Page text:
It’s time to learn a song about today’s story, Bear and Bee. It’s time for caregivers to model what we are doing with our bodies and voices.

I have two friends,

Bear and Bee.

Bear sounds like this: ROAR!

Bee sounds like this: BUZZ!

Now we use our bodies to become big as a bear—and then as small as a bee. Time to speak in a low-pitched bear voice—then in a high-pitched bee voice. By the time we finish the song, each family has become a two-character team in this imaginary world.

It’s fun. It feels like play.

It’s actually learning. Our participants are using many tools without even thinking about what’s happening: English and Spanish, and the establishment of a steady beat through bodyand voice, just to name a few. This story about the bear and the bee is about fear and friendship. Through our activities, we call on another skill—using feelings to understand the two roles. As the story unfolds, we travel with these characters from feeling scared to overcoming those fears and making new friends.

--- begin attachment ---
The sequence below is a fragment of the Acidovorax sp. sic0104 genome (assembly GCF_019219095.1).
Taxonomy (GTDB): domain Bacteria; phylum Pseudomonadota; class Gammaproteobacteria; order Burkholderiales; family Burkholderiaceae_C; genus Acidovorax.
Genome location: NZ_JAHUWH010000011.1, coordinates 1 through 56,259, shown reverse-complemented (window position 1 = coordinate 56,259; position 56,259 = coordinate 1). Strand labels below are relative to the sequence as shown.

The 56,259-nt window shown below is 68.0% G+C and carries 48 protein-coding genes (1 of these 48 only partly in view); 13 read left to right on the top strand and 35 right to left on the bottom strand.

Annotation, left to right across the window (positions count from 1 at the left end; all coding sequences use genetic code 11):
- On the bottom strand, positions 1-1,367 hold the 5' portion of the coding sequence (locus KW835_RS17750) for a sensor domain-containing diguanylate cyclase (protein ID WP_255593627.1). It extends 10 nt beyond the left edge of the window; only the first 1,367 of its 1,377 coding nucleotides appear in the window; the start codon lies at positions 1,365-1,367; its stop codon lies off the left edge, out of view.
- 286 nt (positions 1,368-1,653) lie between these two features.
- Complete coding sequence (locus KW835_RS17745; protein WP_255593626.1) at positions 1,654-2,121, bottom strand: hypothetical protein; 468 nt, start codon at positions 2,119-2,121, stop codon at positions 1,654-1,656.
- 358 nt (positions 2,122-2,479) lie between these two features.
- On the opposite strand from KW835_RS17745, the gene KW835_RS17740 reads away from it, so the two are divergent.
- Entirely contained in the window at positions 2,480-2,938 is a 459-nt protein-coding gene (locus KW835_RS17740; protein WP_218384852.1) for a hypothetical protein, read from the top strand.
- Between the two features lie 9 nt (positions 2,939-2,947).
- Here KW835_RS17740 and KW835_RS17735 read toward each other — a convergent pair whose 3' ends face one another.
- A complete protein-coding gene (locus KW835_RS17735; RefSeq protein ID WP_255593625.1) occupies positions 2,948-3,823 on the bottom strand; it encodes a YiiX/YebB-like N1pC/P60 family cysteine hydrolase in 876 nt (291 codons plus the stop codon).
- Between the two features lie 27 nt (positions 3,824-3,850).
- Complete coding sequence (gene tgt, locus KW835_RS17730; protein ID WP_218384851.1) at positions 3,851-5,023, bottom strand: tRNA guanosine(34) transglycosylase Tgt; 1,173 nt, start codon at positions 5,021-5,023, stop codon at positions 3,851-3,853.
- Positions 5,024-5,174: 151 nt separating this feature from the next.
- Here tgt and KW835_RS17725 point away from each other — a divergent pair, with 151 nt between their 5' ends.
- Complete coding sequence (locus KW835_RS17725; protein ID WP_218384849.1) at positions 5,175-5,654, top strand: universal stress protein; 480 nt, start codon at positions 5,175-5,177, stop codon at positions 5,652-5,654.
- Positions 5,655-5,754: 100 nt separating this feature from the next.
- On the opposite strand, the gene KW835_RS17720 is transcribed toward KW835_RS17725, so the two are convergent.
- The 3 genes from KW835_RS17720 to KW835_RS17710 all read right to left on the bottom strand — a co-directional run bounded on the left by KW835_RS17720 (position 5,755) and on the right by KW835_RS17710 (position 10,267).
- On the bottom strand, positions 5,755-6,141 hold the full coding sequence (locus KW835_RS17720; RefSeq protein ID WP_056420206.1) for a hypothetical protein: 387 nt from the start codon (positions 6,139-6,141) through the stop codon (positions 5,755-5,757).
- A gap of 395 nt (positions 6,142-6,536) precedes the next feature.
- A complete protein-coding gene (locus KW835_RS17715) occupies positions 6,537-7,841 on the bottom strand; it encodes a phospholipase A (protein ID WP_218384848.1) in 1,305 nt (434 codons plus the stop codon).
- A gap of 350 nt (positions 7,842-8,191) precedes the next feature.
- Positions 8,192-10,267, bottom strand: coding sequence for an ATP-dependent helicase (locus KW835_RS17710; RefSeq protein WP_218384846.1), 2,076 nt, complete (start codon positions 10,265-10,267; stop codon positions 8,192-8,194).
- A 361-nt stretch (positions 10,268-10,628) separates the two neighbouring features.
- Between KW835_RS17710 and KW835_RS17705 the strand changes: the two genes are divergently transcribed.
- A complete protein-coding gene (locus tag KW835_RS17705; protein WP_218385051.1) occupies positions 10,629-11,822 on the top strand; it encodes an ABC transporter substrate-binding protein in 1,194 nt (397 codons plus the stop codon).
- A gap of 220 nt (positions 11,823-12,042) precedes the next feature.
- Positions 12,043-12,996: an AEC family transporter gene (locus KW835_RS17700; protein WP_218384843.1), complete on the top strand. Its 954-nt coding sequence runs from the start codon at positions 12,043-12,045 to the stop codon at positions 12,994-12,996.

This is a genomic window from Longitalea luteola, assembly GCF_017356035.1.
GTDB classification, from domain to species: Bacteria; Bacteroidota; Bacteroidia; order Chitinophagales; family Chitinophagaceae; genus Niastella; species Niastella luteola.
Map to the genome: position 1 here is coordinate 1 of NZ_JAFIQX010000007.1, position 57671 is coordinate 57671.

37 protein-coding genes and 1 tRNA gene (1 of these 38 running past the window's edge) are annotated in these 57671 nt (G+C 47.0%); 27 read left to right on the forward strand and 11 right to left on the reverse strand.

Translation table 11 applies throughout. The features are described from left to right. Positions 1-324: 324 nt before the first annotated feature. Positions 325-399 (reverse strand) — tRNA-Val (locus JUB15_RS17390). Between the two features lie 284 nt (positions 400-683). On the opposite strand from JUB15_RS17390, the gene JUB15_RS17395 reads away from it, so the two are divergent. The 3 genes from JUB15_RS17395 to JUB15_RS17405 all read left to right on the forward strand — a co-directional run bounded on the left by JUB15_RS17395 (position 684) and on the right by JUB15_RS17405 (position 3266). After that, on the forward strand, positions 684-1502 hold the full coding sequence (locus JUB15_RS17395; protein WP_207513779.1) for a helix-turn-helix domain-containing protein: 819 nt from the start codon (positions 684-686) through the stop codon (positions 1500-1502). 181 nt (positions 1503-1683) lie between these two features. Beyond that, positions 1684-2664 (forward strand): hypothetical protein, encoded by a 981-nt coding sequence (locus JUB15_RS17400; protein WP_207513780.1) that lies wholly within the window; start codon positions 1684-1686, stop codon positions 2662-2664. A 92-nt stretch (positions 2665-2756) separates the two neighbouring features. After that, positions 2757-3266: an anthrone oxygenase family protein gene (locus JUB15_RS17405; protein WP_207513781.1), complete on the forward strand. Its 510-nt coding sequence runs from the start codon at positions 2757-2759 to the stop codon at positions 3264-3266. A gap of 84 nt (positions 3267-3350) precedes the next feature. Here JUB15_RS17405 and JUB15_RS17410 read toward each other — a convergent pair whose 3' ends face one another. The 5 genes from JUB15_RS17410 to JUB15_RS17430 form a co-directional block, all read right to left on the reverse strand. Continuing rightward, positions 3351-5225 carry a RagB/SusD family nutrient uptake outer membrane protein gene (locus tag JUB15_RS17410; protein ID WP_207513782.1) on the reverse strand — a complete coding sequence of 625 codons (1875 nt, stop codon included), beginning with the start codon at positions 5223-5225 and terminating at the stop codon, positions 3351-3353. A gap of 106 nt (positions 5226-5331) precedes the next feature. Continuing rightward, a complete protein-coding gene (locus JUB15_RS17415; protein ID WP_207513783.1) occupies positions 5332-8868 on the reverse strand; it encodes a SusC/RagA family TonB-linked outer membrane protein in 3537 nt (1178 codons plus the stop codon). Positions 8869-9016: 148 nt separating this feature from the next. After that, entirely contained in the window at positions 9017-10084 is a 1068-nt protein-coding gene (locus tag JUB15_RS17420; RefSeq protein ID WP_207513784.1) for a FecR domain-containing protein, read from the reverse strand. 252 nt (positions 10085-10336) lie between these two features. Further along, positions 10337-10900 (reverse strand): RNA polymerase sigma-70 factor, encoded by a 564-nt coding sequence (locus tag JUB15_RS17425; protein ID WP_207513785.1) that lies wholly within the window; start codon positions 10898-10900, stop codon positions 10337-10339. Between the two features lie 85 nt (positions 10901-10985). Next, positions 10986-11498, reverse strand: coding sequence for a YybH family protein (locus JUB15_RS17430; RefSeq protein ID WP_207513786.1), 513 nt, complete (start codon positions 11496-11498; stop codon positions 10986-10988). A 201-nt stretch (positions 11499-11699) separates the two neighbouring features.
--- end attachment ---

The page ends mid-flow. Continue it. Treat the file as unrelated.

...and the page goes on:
Then, we bring the story to life! We perform roles on a pretend stage. The parents and caregivers get to play bears; children play bees. Or we can switch it up, and play the opposite roles. It’s a powerful experience as adults and children interact this way.

I can see that some parents have a bit of stage fright, but they overcome it to help their children. We cheer each other on along the way.